Mardi Gras in Nice by Anonymous
Have you ever happened in Nice at Carnival?
On a bright June morning, which my calendar called February twelfth,
Rull and I tripped lightly down through the old olive orchards to the
station, and billeted ourselves for Nice.
Long before we reached Nice Rull's hands tingled; for there lay a
beautiful line of snow, miles away, on the north side of the Alps,
and the poor fellow hadn't been as near a snow-ball as that for the
winter. But I had only to say "confetti!" and his eyes danced at the
vision of the parti-colored hailstorm to come.
Now hasten with us at once to the Promenade du Cours, up and down
which the procession is to pass.
First, however, I shall buy for you each a little blue gauze mask;
for you cannot even peep at Carnival unmasked. And if any of you can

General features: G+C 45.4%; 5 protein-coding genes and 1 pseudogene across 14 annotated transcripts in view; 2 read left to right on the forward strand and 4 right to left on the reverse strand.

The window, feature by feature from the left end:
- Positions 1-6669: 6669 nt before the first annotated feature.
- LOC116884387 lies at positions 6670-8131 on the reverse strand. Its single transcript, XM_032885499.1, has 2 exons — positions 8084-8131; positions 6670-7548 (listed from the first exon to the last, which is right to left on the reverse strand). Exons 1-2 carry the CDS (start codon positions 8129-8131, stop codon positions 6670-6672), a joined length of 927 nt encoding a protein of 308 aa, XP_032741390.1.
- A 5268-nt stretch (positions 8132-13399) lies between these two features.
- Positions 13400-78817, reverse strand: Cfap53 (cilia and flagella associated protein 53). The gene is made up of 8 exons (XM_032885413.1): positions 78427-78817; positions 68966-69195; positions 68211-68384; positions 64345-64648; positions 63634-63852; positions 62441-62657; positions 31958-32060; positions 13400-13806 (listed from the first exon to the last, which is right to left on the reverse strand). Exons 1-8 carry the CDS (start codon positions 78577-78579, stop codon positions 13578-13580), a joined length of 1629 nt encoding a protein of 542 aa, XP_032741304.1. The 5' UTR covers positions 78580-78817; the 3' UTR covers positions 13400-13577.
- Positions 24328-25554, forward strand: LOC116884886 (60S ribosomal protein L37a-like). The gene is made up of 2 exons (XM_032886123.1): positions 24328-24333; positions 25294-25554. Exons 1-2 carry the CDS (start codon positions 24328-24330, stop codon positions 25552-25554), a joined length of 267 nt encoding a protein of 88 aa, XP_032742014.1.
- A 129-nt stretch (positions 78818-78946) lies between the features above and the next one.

wear linen dusters with hoods attached, all the better. Don't leave a
square inch of skin unprotected, I warn you.
Besides the little masks, you may buy, each of you, a whole bushel of
these "sugar-plums," and have them sent to our balcony. Also for each
a little tin scoop fastened on a flexible handle, which you are to
fill with confetti but on no account to pull—at least, not yet.
The crowds are gathering. Pretty peasant girls in their holiday
attire of bright petticoats, laced bodices, and white frilled caps;
stray dominoes; richly dressed ladies with mask in hand; carriages so
decorated with flowers as to be artistically hidden—even the wheels
covered with batiste—blue, pink, purple, green or buff. Even the
sidewalk, as we pass, is fringed with chairs at a franc each.
The "Cours" is gay with suspended banners, bright with festooned
balconies and merry faces. Sidewalks and street are filled with
people; but the horses have the right of way, and the people are fined
if they are run over.
Let us hasten to our balcony, for here passes a band of musicians, in